Renewable Fuel Levels Remain in Place Despite Drought

Renewable Fuel Levels Remain in Place Despite Drought

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Renewable Fuel Levels Remain in Place Despite Drought

 

Following one of the worst droughts in history, several states asked the Environmental Protection Agency (EPA) to waiver the Renewable Fuels Standard (RFS)—which requires a certain amount of renewable fuel in standard fuels—in order to provide economic relief.  The EPA released its decision on November 16, 2012. 

According to the EPA, there is no evidence that “severe economic harm” has been caused by the droughts, and thus the agency has decided not to waiver the RFS.  The EPA made its decision after an economic analyses and modeling was performed by the Department of Agriculture (USDA) and the Department of Energy (DOE). 

The economic analyses looked directly as the financial harm caused by the drought to the agricultural sector and energy sector.  The EPA and USDA concluded that lifting the mandate would only reduce current prices by about one percent.  Additionally, the EPA and DOE concluded that lifting the mandate would not impact household energy costs at all.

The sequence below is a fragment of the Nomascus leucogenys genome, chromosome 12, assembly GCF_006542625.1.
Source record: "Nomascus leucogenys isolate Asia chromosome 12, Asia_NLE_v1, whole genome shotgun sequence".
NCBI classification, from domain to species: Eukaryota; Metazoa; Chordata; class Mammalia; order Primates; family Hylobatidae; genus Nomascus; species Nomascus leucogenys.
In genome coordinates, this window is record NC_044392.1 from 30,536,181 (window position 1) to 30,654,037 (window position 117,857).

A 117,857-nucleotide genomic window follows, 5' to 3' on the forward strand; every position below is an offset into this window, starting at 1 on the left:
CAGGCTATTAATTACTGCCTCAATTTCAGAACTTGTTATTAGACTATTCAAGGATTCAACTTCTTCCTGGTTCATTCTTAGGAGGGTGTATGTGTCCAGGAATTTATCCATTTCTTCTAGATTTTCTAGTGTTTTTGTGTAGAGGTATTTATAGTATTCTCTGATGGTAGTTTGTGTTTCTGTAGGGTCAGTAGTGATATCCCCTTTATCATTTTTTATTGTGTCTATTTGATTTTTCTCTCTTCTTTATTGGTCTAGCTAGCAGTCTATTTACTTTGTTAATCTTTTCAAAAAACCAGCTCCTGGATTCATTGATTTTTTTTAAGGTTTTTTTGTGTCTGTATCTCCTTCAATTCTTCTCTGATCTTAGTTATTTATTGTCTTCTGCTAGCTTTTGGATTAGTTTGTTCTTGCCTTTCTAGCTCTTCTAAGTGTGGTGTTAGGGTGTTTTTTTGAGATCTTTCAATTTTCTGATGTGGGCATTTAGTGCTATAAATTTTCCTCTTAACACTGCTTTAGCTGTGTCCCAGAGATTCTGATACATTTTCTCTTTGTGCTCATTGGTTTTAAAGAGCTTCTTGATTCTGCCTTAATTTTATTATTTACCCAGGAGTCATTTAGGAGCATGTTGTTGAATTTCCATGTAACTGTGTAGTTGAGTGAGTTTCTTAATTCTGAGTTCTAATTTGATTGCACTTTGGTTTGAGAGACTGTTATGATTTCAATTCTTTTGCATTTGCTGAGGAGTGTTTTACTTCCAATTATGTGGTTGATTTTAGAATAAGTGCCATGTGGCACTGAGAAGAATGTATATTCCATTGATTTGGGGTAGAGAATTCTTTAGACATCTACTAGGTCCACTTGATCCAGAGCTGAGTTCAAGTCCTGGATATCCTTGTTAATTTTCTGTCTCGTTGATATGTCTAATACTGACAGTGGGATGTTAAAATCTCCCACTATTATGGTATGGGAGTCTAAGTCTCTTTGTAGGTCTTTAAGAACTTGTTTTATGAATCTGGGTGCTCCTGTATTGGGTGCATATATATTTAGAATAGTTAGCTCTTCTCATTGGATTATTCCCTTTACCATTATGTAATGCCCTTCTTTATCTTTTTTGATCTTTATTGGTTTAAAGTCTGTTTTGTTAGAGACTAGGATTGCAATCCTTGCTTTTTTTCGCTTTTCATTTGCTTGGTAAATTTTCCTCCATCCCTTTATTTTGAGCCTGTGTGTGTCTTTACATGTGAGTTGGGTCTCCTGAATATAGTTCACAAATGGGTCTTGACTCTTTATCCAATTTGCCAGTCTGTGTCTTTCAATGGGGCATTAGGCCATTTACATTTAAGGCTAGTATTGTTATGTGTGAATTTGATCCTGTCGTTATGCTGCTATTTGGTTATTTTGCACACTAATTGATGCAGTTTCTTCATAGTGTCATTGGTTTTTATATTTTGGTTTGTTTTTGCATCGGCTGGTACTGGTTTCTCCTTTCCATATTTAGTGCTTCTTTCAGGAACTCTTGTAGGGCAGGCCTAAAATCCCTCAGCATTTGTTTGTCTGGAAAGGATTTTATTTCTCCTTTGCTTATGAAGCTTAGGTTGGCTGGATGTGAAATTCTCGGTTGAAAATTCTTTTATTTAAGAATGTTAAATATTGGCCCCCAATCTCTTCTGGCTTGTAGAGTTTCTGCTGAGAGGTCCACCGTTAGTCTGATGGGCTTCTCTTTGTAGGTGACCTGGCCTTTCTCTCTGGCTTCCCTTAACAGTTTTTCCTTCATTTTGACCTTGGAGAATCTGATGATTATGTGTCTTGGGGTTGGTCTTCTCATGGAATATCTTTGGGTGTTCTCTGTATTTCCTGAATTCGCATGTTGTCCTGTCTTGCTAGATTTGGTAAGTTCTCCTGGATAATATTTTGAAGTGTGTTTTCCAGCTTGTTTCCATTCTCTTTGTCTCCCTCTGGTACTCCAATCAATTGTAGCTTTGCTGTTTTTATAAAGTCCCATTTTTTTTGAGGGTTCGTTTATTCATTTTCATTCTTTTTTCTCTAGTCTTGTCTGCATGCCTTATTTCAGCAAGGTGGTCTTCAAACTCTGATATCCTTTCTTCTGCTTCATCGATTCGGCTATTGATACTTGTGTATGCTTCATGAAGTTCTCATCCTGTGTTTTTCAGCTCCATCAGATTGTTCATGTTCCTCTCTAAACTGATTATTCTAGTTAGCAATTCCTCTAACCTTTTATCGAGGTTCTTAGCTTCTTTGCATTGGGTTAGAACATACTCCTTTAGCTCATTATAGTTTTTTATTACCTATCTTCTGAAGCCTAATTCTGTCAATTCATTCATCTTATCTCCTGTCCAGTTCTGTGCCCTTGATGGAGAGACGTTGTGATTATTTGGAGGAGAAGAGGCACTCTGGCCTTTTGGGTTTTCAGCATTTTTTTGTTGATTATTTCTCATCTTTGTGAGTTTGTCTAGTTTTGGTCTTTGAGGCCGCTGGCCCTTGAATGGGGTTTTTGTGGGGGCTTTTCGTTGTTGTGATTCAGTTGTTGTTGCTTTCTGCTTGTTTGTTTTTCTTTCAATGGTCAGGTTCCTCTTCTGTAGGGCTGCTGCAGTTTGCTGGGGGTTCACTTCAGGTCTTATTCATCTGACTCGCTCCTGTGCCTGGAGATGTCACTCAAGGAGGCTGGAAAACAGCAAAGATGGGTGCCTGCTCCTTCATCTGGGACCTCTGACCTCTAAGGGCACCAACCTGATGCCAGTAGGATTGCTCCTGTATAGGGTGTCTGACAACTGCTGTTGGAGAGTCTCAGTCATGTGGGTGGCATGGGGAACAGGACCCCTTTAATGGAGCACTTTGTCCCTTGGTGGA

Gina McCarthy, the assistant administrator for the EPA Office of Air and Radiation, stated: “We recognize that this year’s drought has created hardship in some sectors of the economy, particularly for livestock producers.  But our extensive analysis makes clear that Congressional requirements for a waiver have not been met and that waiving the RFS will have little, if any, impact.” 

The Energy Policy Act of 2005 (EPAct) requires the EPA to make renewable fuel standards and make sure all fuel used for transportation contains a certain amount of renewable fuel.  The mandate can only be lifted if the EPA finds that serious economic harm is caused by the RFS.  No such evidence was found. 

The EPA reported that that it looked at the harm to state and regional economies as well as the national economy during the years of 2012 and 2103, but no evidence of severe economic harm was found. 

The recent waiver request is the second such request submitted to the EPA since the EPAct was passed in 2005.  The state of Texas asked for a waiver in 2008, but the EPA also denied the request. 

This year’s request is the first time multiple states have asked for relief.  The drought experienced in 2012 was one of the worst in history. Although the Dust Bowl drought in the 1930s and droughts during the 1950s were even worse, the drought in 2012 caused severe damage to crops and significantly increased costs for feeding and raising livestock.  Some have blamed the droughts on global warming. 

Source: Environmental Protection Agency

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